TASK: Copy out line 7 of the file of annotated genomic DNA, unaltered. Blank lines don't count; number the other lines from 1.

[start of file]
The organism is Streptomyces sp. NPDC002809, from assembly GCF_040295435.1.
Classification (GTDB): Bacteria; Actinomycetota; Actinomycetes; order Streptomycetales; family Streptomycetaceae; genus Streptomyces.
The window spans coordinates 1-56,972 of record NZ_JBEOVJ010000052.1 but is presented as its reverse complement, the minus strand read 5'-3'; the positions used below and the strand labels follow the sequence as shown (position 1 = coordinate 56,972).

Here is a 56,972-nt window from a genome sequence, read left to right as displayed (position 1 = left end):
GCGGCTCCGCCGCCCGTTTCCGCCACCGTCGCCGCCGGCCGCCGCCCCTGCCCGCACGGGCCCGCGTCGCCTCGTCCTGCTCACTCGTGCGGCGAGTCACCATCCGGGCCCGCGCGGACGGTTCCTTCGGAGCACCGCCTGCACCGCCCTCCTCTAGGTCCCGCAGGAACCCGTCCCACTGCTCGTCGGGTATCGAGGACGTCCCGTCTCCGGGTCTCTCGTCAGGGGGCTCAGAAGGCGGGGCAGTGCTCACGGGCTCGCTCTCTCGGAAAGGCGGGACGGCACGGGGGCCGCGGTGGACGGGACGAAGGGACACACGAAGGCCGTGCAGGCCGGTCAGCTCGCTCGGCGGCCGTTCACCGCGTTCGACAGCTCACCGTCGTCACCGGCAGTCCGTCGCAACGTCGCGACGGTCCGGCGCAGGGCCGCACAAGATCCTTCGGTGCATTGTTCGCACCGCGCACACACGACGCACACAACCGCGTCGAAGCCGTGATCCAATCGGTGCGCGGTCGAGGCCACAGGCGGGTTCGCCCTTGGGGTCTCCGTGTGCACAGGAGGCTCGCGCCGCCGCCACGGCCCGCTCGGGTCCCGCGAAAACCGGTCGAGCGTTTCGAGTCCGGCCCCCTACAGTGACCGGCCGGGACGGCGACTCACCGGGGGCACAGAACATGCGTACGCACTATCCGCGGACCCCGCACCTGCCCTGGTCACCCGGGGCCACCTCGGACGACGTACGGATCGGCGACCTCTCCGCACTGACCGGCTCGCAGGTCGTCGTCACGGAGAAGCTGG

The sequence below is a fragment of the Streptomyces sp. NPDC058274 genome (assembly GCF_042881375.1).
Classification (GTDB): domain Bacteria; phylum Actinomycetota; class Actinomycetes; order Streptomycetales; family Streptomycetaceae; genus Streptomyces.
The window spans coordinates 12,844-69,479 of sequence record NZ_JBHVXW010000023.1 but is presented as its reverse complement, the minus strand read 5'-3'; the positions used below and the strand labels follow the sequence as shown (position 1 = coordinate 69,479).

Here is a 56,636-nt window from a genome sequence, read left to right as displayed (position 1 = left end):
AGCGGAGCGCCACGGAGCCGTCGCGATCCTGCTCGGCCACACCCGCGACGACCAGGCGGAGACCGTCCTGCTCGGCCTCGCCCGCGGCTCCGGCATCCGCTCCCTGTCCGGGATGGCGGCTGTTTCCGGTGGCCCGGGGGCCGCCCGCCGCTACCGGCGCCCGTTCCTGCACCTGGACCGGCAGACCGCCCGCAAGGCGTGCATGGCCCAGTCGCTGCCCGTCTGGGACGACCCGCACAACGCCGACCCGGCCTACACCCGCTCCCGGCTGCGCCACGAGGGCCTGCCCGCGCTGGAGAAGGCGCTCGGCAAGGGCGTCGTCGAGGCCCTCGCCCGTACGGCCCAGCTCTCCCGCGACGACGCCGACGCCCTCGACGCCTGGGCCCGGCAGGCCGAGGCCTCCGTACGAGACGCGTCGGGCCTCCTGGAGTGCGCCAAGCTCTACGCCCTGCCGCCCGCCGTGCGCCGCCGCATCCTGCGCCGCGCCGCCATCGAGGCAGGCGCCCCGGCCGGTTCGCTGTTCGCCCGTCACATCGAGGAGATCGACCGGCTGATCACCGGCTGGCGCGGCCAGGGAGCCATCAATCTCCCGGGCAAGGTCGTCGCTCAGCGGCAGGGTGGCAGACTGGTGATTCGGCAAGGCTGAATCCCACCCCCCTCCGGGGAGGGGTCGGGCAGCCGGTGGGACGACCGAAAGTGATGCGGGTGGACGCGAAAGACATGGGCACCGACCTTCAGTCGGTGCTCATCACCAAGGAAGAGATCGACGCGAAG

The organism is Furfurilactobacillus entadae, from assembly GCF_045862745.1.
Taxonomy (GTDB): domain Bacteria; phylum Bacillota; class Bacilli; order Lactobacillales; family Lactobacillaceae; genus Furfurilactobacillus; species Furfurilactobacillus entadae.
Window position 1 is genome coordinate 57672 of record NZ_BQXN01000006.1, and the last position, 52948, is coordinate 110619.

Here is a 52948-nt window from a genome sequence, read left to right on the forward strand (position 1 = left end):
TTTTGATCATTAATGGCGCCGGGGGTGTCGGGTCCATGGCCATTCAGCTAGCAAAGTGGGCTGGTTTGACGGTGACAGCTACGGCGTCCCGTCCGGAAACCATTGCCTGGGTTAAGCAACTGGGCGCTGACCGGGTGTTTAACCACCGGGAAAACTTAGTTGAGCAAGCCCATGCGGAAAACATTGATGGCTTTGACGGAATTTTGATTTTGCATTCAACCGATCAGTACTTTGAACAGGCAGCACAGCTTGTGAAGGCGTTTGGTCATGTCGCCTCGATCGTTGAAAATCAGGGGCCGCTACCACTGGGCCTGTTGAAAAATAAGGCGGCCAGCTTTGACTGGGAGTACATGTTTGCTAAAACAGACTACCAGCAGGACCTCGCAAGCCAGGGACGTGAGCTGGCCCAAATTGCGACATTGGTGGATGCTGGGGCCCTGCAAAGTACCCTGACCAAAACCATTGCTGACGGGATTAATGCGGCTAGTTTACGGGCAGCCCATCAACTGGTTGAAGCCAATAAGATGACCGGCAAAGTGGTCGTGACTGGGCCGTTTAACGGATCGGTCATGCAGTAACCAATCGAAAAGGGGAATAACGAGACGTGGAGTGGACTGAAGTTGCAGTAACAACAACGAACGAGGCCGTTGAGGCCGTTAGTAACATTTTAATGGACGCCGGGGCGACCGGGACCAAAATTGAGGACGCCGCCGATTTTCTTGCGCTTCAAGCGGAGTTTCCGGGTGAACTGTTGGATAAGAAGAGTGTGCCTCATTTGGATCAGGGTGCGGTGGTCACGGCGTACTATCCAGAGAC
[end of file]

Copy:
Classification (GTDB): domain Bacteria; phylum Actinomycetota; class Actinomycetes; order Streptomycetales; family Streptomycetaceae; genus Streptomyces.